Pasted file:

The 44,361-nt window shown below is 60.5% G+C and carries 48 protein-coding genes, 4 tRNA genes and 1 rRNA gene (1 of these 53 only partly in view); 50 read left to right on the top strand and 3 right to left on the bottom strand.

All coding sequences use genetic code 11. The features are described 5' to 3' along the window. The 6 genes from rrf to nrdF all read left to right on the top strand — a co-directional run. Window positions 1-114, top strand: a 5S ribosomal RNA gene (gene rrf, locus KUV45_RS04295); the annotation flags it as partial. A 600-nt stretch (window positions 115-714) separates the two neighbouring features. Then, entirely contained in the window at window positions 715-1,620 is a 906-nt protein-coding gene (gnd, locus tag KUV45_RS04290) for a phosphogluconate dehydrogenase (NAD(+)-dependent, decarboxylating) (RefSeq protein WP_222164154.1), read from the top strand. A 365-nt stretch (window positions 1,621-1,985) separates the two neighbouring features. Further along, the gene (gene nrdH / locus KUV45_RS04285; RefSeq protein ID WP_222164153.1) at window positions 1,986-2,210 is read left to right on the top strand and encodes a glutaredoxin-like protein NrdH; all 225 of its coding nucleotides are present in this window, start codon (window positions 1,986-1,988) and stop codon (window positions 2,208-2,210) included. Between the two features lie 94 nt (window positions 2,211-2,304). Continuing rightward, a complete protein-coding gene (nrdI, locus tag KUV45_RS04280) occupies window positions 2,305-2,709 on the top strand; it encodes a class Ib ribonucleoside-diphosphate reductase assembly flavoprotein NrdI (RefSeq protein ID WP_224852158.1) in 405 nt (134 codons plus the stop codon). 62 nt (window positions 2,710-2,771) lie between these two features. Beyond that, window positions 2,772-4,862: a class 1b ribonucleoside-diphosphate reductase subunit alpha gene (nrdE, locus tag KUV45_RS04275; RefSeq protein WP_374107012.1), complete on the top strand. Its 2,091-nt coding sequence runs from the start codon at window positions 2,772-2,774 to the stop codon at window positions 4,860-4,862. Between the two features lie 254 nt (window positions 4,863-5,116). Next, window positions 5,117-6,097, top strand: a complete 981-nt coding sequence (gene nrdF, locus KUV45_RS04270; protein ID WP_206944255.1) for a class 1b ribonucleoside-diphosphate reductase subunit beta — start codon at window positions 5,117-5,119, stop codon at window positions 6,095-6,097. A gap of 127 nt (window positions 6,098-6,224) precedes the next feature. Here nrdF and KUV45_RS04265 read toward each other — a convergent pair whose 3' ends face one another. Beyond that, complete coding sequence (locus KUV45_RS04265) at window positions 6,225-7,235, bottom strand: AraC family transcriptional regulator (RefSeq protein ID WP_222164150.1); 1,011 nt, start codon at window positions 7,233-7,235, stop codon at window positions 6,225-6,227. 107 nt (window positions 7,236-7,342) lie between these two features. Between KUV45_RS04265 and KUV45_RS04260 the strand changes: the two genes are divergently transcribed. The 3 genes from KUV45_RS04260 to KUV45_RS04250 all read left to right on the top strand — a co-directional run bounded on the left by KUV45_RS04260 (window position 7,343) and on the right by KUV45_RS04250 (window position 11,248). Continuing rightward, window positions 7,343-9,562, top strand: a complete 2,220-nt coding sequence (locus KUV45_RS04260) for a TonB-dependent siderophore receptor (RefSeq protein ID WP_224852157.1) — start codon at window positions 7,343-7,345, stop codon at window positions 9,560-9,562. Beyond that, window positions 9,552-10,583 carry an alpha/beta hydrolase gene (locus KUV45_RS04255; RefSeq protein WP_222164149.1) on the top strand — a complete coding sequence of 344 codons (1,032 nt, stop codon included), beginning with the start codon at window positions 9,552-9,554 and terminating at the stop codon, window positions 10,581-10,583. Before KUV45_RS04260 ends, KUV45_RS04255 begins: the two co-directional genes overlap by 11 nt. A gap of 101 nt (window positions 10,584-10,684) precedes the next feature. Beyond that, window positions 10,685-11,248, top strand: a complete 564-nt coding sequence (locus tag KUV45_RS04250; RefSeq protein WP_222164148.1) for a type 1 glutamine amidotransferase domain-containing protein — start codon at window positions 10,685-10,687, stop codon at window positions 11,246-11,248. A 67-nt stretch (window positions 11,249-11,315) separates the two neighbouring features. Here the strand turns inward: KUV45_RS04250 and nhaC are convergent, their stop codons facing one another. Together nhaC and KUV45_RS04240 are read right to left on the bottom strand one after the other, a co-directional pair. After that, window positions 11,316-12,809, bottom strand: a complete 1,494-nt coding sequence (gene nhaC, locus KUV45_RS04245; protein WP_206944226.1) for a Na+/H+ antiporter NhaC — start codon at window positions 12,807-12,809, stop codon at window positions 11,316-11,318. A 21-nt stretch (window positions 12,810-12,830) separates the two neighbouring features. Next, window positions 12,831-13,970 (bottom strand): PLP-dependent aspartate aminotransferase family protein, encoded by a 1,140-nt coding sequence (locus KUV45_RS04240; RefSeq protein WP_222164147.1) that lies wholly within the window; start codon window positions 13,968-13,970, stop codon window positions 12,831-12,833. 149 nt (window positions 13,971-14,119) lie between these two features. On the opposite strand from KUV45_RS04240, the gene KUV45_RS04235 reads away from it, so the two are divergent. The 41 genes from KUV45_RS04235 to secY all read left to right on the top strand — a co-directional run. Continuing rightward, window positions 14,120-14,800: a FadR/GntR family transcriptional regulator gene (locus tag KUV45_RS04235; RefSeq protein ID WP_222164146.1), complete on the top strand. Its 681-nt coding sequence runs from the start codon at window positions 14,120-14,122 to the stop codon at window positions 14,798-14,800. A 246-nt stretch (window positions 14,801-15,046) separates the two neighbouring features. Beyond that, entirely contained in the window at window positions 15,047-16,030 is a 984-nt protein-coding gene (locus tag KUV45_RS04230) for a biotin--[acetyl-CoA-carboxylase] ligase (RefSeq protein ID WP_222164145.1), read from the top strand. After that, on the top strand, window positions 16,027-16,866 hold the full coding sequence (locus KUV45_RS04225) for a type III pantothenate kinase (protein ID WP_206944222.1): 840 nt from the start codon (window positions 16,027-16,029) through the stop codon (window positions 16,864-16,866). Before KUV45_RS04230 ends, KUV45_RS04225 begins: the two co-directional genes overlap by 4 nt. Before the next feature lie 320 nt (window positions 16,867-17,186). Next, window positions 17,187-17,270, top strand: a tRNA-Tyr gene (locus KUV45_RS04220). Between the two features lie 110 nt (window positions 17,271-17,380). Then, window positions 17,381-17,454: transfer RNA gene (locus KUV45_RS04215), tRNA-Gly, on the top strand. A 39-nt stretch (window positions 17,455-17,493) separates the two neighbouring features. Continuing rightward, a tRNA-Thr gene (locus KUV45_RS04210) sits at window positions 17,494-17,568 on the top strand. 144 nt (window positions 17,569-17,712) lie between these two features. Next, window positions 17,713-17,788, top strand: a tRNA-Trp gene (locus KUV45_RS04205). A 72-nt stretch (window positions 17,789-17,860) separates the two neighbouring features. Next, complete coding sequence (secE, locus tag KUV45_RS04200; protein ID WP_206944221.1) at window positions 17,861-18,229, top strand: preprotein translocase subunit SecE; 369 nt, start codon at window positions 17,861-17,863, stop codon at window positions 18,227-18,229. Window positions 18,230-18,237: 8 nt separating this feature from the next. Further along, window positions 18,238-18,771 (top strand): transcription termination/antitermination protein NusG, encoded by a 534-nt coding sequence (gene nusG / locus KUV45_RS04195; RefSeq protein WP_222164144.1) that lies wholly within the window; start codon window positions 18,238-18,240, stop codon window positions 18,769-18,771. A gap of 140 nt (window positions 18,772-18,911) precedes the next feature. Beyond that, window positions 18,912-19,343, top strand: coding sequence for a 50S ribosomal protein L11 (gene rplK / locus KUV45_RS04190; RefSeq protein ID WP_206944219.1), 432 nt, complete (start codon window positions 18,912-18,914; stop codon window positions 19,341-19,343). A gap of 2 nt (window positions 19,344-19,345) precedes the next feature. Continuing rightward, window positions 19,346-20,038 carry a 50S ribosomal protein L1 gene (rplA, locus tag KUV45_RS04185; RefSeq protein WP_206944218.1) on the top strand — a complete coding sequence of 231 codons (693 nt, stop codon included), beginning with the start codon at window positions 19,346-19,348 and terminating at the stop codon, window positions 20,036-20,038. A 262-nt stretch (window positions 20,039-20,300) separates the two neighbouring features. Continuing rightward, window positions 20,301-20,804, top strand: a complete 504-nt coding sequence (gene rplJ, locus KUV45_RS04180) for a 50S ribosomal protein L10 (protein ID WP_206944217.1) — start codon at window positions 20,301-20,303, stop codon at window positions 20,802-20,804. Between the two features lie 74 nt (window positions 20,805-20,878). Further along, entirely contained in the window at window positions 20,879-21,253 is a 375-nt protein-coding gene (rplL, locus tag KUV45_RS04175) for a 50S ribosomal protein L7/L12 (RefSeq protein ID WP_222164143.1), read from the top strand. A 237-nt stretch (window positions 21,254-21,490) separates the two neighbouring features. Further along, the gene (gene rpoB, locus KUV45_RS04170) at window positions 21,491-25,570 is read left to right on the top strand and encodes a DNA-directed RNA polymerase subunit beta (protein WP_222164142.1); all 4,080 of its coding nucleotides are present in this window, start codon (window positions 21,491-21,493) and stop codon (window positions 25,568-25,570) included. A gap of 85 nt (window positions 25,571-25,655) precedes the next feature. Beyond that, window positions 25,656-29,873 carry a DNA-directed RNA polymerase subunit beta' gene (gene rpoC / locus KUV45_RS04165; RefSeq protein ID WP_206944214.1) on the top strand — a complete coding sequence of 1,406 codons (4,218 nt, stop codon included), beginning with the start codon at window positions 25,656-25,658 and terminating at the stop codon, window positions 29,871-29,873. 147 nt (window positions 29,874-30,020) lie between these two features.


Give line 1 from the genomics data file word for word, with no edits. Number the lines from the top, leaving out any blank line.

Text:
The 44,361-nt window shown below is 60.5% G+C and carries 48 protein-coding genes, 4 tRNA genes and 1 rRNA gene (1 of these 53 only partly in view); 50 read left to right on the top strand and 3 right to left on the bottom strand.